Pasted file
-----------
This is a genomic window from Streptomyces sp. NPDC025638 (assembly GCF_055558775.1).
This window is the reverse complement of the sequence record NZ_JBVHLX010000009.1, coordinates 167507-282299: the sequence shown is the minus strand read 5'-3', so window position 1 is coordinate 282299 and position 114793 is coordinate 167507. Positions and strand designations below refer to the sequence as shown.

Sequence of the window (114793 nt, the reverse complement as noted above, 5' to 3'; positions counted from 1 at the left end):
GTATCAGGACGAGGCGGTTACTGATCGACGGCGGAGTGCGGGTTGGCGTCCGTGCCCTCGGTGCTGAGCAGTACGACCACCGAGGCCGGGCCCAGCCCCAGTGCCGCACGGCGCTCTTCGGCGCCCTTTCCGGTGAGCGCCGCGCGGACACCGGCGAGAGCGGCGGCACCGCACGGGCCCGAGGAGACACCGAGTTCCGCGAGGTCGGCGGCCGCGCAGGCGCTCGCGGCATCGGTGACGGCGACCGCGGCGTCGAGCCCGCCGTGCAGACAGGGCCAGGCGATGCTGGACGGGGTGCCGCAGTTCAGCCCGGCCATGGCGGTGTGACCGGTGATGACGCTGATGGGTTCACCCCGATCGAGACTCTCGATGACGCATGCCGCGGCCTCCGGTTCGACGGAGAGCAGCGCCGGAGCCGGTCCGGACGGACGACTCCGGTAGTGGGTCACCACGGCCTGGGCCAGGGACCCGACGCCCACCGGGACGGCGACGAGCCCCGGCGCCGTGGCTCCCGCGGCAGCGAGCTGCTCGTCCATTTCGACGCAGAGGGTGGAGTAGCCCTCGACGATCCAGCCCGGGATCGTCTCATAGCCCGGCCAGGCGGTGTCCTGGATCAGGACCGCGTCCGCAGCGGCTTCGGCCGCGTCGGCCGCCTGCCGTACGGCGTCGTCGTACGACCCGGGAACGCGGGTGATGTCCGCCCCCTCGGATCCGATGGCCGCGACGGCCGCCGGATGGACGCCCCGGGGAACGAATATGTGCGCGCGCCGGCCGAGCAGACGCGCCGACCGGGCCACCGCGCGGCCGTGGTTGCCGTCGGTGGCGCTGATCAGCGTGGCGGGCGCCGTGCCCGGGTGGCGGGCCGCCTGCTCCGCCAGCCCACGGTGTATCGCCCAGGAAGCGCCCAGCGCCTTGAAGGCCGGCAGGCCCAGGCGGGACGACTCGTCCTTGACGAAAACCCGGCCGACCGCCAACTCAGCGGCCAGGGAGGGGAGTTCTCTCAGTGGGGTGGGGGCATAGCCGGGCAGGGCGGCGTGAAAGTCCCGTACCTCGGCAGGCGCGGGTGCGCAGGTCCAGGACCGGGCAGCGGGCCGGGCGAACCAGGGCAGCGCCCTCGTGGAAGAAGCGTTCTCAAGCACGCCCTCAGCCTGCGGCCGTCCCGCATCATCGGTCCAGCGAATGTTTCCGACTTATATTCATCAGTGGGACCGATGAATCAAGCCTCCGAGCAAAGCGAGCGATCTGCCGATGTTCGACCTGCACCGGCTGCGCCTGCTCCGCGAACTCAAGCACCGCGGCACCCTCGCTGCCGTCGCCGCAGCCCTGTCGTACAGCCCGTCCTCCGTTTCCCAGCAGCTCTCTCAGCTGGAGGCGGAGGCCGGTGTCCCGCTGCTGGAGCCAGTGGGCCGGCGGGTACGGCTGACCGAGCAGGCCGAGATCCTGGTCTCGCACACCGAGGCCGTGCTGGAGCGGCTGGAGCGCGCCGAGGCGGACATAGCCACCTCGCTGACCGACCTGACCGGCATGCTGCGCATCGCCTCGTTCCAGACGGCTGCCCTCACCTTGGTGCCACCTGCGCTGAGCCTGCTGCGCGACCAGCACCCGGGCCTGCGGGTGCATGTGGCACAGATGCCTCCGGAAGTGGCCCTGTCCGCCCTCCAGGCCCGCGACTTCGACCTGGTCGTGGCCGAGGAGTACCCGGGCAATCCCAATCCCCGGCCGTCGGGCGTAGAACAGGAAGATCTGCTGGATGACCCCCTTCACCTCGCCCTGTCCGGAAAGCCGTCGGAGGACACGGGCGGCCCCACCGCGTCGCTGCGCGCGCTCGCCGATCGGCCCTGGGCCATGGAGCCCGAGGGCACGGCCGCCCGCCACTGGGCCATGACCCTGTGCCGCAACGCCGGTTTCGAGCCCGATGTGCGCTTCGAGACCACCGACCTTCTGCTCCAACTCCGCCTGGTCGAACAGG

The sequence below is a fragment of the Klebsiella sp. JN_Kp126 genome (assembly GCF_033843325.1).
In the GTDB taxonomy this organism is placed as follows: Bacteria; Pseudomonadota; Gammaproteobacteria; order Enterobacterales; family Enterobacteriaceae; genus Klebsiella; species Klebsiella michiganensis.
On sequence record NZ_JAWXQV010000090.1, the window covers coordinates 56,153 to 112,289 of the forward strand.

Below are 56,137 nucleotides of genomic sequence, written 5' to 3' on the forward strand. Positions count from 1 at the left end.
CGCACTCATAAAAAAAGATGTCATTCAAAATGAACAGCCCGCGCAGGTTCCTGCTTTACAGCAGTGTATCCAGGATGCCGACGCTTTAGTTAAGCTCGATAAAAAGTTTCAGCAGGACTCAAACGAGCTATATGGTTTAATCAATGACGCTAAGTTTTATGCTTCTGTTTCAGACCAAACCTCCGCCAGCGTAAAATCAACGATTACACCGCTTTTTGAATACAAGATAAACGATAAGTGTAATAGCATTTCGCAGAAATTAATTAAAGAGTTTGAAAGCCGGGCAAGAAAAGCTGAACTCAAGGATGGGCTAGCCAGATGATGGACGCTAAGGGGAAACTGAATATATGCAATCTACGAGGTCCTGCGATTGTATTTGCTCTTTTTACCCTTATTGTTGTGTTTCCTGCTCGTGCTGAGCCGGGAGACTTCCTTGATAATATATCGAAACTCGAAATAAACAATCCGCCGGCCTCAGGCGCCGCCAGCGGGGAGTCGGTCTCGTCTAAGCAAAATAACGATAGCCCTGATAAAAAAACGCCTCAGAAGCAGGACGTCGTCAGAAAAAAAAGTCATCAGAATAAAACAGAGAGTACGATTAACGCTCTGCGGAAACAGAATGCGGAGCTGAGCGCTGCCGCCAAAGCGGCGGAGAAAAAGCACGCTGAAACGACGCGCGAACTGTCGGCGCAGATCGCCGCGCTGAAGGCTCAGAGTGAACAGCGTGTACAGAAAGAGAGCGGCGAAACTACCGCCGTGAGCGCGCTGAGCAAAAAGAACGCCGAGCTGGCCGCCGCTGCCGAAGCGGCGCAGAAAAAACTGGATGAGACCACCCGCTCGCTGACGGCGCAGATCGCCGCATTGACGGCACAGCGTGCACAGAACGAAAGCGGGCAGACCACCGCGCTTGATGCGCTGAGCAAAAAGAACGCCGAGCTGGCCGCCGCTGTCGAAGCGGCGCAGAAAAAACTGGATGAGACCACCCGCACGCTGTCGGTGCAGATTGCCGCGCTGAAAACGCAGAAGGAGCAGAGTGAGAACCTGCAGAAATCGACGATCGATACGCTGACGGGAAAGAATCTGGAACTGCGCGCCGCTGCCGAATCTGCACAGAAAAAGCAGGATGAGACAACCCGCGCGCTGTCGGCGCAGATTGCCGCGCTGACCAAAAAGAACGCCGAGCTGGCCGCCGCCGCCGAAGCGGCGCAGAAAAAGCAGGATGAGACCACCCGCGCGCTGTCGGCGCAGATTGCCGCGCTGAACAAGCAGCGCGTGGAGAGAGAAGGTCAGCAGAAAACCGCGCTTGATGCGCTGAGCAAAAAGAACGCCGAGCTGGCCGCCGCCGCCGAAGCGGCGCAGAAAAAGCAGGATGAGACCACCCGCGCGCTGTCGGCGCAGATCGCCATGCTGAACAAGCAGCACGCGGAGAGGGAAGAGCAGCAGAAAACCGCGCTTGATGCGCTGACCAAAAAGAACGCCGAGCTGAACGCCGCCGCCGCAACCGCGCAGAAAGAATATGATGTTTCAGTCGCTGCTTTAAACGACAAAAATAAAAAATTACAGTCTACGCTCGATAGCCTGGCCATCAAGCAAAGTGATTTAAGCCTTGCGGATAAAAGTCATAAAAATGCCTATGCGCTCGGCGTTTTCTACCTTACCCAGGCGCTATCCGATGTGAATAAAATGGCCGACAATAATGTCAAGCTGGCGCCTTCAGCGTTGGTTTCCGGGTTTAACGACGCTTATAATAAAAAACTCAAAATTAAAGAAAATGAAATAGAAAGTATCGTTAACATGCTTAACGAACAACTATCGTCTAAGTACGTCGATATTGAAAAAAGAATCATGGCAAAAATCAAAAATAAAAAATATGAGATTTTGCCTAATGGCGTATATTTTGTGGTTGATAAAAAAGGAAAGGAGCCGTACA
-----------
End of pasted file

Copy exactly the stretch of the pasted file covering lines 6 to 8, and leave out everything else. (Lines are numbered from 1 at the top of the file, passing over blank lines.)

In the GTDB taxonomy this organism is placed as follows: Bacteria; Pseudomonadota; Gammaproteobacteria; order Enterobacterales; family Enterobacteriaceae; genus Klebsiella; species Klebsiella michiganensis.
On sequence record NZ_JAWXQV010000090.1, the window covers coordinates 56,153 to 112,289 of the forward strand.

Below are 56,137 nucleotides of genomic sequence, written 5' to 3' on the forward strand. Positions count from 1 at the left end.